- The Cultural Cooperation Agreement has been signed between both countries.
- The Indian Cultural Centre in Colombo actively promotes awareness of Indian culture by offering classes in Indian music, dance, Hindi, and Yoga. Every year, cultural troops from both countries exchange visits.
- Buddhism is a connecting link between India and Sri Lanka on religious lines.
- Education is another important area of cooperation between India and Sri Lanka. India offers scholarship slots annually to deserving Sri Lankan students.
- Tourism also forms an important link between India and Sri Lanka. India is the largest source of market for Sri Lankan tourism.
- Sri Lanka is India’s second-largest trading partner in SAARC.
- India and Sri Lanka signed FTA in 1998, which facilitated increased trade relations between the two countries.
- Sri Lanka has long been a priority destination for direct investment from India. India is among the top four investors in Sri Lanka with cumulative investments of over US$ 1 billion since 2003.
- Economic and Technological Cooperation Agreement (ETCA): The proposed ETCA between India and Sri Lanka would facilitate trade in services, investments and technological cooperation. With ETCA signed, Indian investments will flow into Sri Lanka to make the island’s production facilities part of the Indian and international value chain.
India’s efforts to counter China
- In 2014 India abstained from voting on a UNHRC resolution calling for a probe into alleged war crimes by Sri Lanka. And it helped to revamp the century-old relationship with Sri Lanka. (While Pakistan and China voted against the resolution)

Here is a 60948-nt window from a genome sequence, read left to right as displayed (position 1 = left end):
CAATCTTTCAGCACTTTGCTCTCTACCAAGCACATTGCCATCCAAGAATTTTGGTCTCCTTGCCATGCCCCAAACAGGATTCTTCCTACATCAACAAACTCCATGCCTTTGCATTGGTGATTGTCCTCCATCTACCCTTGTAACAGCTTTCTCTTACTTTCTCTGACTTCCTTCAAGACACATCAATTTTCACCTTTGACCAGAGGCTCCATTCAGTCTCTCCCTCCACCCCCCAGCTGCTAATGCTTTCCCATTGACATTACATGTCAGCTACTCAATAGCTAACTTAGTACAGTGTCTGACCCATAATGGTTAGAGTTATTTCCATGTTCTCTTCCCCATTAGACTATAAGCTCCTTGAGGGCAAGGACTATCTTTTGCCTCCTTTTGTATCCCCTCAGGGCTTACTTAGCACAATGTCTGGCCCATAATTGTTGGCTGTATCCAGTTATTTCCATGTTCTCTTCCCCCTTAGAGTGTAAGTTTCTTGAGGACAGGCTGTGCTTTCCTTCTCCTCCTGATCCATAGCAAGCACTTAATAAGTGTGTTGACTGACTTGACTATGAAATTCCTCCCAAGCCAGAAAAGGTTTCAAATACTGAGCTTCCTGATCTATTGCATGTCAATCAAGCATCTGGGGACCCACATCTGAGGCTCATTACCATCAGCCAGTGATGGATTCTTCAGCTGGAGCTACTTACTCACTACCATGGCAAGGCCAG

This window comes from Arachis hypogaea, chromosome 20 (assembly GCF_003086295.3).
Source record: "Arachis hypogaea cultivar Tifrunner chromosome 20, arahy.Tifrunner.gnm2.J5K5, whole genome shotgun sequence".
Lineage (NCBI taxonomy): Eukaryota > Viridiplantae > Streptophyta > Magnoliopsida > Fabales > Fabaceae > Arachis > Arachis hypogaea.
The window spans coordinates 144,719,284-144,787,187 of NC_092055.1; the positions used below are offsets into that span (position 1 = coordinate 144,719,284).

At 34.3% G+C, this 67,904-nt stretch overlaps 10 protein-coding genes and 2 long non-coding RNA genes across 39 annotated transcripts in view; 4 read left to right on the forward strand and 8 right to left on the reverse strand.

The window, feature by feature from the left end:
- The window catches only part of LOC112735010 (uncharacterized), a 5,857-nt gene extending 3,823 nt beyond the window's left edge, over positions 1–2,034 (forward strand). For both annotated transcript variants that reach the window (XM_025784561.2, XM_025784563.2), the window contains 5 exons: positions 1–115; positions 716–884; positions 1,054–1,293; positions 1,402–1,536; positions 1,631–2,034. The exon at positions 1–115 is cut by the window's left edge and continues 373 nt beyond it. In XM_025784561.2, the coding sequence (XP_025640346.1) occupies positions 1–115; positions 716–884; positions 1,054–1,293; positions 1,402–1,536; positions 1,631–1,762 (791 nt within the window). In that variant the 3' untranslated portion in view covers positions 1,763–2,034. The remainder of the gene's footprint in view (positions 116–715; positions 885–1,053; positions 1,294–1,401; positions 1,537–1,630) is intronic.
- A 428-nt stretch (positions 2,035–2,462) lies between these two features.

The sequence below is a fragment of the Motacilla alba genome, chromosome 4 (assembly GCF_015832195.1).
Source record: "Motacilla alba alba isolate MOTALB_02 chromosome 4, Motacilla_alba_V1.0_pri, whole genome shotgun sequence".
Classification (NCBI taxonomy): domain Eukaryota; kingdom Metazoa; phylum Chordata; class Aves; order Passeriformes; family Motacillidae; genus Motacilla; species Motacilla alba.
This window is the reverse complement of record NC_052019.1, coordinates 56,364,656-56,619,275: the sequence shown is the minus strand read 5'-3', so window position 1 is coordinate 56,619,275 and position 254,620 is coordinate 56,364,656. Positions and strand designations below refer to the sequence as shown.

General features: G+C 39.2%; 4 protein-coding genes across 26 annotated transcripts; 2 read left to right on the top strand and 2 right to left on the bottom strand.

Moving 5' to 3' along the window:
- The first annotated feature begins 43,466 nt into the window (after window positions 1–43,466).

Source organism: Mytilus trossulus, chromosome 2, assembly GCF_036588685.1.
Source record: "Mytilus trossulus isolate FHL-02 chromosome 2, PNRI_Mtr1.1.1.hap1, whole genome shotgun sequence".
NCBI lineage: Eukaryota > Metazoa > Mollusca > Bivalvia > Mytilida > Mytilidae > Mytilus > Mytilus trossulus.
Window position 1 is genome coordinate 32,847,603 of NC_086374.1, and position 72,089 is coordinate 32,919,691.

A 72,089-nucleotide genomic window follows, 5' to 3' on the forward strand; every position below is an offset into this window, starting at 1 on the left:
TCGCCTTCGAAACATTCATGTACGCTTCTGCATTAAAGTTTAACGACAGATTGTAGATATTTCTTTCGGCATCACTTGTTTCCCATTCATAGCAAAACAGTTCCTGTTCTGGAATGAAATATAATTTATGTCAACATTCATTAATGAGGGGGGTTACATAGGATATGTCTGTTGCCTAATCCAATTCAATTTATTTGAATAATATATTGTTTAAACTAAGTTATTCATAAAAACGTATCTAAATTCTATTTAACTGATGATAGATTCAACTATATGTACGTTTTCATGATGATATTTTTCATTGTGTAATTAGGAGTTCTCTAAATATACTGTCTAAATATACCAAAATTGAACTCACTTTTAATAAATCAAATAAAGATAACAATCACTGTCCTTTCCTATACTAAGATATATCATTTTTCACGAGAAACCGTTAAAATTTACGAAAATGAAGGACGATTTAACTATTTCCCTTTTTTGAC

- In a sign of a closer strategic partnership between Sri Lanka and India, they signed a civil nuclear cooperation agreement which is Sri Lanka’s first nuclear partnership with any country.
- In the wake of China’s economic dominance on the island, India is also entering Sri Lanka’s mega project business in a big way by focusing on infrastructure development in the Northern and Eastern provinces.
- India is also planning to build Trincomalee Port. The port is envisioned as an Indian counterweight to Chinese developments at Hambantota Port.
Background of Sri Lanka and the History of the Civil War
- Tamils and Sinhalese are the two major ethnic groups In Sri Lanka. Sinhalese eternal conflict with Tamils for power had been gathering strength since before independence.
- Many Tamils attended English language schools which were the passport to higher education and better employment in the colonial period. And the Tamil-dominated Northern Province had comparatively better facilities in terms of education and employment.
- Post-independence Sinhalese nationalism sought to curb the Tamil presence in education and civil administration. In 1949 Indian Tamil plantation workers were disenfranchised, the start of a wave of Sinhalese nationalism which alienates the Tamil people in the region.
- The passing of the infamous “Sinhalese Only Bill” in 1956 was another attempt along the same lines.
- The constitutional provisions in the 1972 Constitution favouring the Sinhalese language and Buddhist religion, along with their educational policies convinced many Tamils that they had been perceived as a marginal community.
- As a result of open discrimination, in 1976 Liberation Tigers of Tamil Eelam (LTTE) was formed to fight for Tamil rights and in 1983 Civil war started.